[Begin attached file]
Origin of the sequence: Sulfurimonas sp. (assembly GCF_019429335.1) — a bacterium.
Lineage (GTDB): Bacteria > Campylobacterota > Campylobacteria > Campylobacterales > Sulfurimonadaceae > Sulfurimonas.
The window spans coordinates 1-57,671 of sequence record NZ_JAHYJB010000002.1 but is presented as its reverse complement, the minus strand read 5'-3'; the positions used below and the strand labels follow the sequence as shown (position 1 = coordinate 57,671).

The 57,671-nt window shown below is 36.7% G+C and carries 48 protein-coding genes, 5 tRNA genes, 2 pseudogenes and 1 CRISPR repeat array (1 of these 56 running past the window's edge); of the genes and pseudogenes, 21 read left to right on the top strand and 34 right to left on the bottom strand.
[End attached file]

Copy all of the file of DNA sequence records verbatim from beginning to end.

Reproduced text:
Origin of the sequence: Sulfurimonas sp. (assembly GCF_019429335.1) — a bacterium.
Lineage (GTDB): Bacteria > Campylobacterota > Campylobacteria > Campylobacterales > Sulfurimonadaceae > Sulfurimonas.
The window spans coordinates 1-57,671 of sequence record NZ_JAHYJB010000002.1 but is presented as its reverse complement, the minus strand read 5'-3'; the positions used below and the strand labels follow the sequence as shown (position 1 = coordinate 57,671).

The 57,671-nt window shown below is 36.7% G+C and carries 48 protein-coding genes, 5 tRNA genes, 2 pseudogenes and 1 CRISPR repeat array (1 of these 56 running past the window's edge); of the genes and pseudogenes, 21 read left to right on the top strand and 34 right to left on the bottom strand.